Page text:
ciroccoj: (granola)
So, we watched most of the English leader's debate on CBC on October 2 and felt very virtuous, what with the much higher draw of Sarah Palin going on at the exact same time. A few things struck me:

  • Although the kids were irked at Stephen Harper's persistent smarmy smile, I could really imagine a lot of people thinking he looked... Prime Ministerial. The other four were ganging up on him, often falling over themselves to agree with each other while tearing him down, and often their responses to his assertions re. his government's actions could be summarized as "Liar Liar Pants on Fire." And he didn't get rattled, didn't start attacking them, just smiled his little smile and reassured his fellow Canadians that Everything was Fine.

  • Dion and Duceppe (Liberal and Bloc Quebecois) probably sounded a lot better during the French debate. ::sigh::

  • Layton (NDP)? I agreed with a lot of what he said. And he seemed forceful and persuasive. And a bit of a bully.

  • Elizabeth May? I wanted to kiss her. Not just for talking Green, but for talking economics. Notsomuch with the owl-hugging and tree-saving, much more pointing out how climate change and environmental degradation hurts the economy now, and will hurt it more in the future. And that although many people ask "Won't it hurt the economy to protect the environment?" the real question we should ask is, "Should we spend some money now, to make things better/prevent them from getting worse, or spend a lot of money now to deal with environmental damage, and spend even more tomorrow, as the damage gets worse?"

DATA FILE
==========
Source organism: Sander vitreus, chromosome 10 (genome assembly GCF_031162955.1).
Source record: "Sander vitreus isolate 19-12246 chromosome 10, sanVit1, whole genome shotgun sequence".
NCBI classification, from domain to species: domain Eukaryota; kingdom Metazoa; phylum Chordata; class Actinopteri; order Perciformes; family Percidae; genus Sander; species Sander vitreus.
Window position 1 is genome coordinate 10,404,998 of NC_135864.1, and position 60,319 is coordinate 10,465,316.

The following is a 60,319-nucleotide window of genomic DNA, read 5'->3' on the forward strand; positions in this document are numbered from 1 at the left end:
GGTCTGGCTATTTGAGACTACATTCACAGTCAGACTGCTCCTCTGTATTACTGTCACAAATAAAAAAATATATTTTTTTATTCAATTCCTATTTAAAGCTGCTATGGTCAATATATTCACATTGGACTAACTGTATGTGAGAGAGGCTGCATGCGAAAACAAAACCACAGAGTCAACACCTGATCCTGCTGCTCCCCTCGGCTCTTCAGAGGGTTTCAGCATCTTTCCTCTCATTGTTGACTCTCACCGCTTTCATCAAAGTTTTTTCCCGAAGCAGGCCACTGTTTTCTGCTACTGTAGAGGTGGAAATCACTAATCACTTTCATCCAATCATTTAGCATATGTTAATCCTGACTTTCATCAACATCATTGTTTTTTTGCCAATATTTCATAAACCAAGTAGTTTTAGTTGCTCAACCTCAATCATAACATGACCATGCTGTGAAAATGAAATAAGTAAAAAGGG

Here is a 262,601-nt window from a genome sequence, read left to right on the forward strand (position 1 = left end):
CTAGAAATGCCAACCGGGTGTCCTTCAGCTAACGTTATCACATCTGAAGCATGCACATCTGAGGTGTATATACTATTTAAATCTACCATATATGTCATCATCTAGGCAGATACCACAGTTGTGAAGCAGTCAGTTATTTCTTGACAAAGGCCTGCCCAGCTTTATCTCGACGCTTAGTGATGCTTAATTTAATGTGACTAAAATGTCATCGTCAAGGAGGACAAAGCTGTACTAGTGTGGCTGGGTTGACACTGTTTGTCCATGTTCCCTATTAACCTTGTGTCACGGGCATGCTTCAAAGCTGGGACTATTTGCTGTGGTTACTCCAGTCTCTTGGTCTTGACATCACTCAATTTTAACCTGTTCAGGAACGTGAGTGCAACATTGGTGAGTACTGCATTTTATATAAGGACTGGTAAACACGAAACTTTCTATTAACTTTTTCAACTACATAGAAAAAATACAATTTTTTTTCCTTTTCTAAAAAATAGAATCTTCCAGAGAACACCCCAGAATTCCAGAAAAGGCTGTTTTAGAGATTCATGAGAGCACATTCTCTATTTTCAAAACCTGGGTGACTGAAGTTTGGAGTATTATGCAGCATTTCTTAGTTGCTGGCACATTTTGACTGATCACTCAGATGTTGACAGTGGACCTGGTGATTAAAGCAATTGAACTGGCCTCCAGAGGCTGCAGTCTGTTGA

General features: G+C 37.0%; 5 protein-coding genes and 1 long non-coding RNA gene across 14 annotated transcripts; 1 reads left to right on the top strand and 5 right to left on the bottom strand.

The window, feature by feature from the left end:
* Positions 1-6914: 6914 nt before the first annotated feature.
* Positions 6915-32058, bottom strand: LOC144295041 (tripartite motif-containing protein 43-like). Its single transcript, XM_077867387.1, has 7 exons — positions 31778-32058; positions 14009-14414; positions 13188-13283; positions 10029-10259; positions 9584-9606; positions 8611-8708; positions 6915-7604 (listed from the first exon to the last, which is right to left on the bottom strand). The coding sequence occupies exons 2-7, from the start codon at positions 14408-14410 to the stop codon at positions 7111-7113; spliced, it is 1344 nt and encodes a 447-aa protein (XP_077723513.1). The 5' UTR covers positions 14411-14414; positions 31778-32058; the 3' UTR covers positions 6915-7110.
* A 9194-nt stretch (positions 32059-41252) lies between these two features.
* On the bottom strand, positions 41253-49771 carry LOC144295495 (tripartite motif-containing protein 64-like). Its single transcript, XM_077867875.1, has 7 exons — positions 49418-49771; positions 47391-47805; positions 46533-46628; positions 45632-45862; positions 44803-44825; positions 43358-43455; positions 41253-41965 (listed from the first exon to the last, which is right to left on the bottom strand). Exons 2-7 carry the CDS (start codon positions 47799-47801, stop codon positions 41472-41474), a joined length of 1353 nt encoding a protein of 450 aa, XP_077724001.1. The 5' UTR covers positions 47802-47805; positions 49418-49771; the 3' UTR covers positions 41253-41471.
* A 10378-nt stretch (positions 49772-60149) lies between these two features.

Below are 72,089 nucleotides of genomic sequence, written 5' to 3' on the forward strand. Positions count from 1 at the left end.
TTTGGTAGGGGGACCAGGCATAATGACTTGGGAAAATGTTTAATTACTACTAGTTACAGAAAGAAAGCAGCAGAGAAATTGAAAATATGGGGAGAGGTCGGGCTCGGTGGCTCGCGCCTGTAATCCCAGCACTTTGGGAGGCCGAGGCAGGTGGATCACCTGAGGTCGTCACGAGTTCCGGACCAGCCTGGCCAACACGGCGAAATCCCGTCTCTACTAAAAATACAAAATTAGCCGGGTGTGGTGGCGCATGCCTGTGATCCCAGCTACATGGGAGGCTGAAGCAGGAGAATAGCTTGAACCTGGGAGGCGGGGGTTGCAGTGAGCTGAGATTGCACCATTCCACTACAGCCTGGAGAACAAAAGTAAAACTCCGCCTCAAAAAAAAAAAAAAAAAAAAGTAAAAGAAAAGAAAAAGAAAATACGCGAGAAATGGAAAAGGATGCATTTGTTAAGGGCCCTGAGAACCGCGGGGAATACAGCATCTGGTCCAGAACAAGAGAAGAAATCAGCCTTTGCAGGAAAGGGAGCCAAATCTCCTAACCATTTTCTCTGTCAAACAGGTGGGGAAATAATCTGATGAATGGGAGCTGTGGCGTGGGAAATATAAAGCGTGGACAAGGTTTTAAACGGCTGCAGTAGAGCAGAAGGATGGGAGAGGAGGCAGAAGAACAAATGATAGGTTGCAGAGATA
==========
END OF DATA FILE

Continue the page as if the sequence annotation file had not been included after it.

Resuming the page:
Apparently, I wasn't the only one who thought so. Her approval shot way up after the debates, and overall support for the Greens now stands at about around 9.3%.

Yeah, I know this can change dramatically before the election. But still, I find it encouraging.

And it does seem to fit with something we heard at a Green meeting. The woman we were talking to, one of the folks running our local candidate's campaign, mentioned at one point that she used to be Conservative.

"Wow. That's... a bit of a major switch, isn't it?" I asked, and she laughed.

"You'd think so, but no, it's not. Did you know 43% of Greens used to be Tories?"


"Yeah. Fiscally responsible and socially concerned, that's us. Green makes sense, from a conservative point of view."

Don't ask me where she got those numbers, 'cause I don't know, and I don't know if they're true. But it did make a certain amount of sense.

For us it's not really about the economy, though. For us it's a moral thing. It's a "we don't inherit the world from our parents - we borrow it from our children" kind of thing. musings-cut )

November 2012

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